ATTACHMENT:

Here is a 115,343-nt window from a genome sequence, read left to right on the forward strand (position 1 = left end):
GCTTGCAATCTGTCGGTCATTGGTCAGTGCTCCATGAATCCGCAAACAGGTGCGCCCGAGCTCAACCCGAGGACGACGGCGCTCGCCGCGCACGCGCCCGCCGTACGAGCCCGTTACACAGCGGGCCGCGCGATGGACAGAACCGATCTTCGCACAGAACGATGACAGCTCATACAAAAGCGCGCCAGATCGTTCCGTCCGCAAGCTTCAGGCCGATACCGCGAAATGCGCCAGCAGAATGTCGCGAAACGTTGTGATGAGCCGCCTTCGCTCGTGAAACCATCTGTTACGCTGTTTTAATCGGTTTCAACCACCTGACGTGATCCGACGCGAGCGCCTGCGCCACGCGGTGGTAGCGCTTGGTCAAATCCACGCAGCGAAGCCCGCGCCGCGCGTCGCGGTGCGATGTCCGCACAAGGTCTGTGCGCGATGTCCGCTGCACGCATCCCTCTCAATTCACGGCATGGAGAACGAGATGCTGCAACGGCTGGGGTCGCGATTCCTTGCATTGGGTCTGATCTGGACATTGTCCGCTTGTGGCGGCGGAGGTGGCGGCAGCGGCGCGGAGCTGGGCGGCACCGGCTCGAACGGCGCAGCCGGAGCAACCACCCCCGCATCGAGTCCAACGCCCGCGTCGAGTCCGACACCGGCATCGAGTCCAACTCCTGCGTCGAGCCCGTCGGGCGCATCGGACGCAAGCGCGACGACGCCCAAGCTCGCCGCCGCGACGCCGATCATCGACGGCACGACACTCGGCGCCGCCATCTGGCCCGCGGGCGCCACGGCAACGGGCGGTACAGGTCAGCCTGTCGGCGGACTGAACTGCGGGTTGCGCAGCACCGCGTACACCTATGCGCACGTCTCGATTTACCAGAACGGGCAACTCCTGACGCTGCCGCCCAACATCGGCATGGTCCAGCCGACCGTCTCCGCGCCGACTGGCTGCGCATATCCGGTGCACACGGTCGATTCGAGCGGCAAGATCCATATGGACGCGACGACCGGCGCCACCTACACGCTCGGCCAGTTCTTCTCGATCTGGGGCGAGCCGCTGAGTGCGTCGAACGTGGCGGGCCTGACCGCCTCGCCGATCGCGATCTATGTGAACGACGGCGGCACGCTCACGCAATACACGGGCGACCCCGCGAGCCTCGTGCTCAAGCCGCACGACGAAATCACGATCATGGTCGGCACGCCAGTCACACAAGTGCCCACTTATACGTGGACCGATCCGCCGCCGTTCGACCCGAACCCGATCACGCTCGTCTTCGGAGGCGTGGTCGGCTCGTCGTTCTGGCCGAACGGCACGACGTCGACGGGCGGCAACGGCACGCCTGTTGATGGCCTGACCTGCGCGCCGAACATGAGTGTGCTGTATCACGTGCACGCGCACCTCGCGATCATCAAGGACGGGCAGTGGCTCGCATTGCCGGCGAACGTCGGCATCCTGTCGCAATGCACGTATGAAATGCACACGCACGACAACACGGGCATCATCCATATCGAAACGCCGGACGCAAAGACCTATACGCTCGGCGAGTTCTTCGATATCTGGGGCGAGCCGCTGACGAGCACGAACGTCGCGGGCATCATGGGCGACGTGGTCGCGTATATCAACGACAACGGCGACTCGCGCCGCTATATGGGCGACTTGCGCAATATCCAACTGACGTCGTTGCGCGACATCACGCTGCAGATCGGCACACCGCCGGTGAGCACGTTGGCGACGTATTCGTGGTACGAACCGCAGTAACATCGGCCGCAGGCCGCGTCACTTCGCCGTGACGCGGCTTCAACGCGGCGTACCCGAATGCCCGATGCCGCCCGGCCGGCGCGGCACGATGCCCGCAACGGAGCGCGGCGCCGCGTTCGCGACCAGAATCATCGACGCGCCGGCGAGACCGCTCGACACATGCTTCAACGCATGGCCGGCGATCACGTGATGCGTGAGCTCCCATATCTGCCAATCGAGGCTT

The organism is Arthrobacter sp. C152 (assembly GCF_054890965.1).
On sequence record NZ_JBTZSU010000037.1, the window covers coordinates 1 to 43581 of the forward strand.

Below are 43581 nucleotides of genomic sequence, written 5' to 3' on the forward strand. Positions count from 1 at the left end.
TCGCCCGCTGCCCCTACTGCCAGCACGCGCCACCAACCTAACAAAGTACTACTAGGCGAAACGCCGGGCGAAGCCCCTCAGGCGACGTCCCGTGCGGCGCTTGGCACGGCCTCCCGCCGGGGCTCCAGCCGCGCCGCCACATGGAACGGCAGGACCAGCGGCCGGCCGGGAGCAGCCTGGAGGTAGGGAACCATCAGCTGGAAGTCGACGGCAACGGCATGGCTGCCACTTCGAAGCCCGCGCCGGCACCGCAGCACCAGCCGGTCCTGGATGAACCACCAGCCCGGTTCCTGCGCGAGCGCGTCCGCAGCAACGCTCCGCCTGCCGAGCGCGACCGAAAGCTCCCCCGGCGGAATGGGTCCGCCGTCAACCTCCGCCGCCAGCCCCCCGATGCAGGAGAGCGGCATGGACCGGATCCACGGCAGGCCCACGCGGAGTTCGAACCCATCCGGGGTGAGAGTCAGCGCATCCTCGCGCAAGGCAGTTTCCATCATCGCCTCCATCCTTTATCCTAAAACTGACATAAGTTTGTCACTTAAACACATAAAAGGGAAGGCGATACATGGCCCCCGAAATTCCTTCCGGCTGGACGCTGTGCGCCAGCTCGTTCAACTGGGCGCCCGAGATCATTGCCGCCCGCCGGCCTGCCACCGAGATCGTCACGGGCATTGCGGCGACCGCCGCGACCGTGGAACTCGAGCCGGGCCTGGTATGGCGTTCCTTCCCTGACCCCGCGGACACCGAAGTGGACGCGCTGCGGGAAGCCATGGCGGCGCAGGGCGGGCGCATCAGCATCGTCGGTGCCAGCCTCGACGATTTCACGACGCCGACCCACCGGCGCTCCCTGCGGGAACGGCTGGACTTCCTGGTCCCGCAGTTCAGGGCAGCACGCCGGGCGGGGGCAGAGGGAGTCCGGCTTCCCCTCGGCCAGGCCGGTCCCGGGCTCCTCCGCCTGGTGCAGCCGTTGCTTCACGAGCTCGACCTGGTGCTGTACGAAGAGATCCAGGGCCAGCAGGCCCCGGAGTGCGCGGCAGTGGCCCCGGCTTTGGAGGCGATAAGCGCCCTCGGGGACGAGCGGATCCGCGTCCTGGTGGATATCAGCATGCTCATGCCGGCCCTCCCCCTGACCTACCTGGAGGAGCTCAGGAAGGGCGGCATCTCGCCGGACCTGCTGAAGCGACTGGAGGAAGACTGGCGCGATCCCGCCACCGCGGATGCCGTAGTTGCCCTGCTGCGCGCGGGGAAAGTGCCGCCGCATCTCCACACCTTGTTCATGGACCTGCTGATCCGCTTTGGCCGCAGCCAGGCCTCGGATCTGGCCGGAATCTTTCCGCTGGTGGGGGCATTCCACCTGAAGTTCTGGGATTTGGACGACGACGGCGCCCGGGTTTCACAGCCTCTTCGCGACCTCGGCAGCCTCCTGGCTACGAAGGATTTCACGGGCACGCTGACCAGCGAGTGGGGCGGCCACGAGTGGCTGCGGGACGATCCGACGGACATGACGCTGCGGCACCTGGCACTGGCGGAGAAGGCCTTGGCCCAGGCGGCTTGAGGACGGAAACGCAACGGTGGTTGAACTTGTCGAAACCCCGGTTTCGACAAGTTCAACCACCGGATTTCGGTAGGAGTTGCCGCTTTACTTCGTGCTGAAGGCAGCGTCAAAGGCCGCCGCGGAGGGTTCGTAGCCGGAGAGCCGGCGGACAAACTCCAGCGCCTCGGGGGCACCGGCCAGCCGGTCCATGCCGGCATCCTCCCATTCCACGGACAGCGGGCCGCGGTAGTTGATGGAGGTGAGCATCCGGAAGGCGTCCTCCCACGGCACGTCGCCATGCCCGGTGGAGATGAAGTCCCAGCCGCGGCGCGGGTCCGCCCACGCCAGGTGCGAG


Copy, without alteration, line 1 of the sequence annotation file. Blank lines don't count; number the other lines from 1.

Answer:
Here is a 115,343-nt window from a genome sequence, read left to right on the forward strand (position 1 = left end):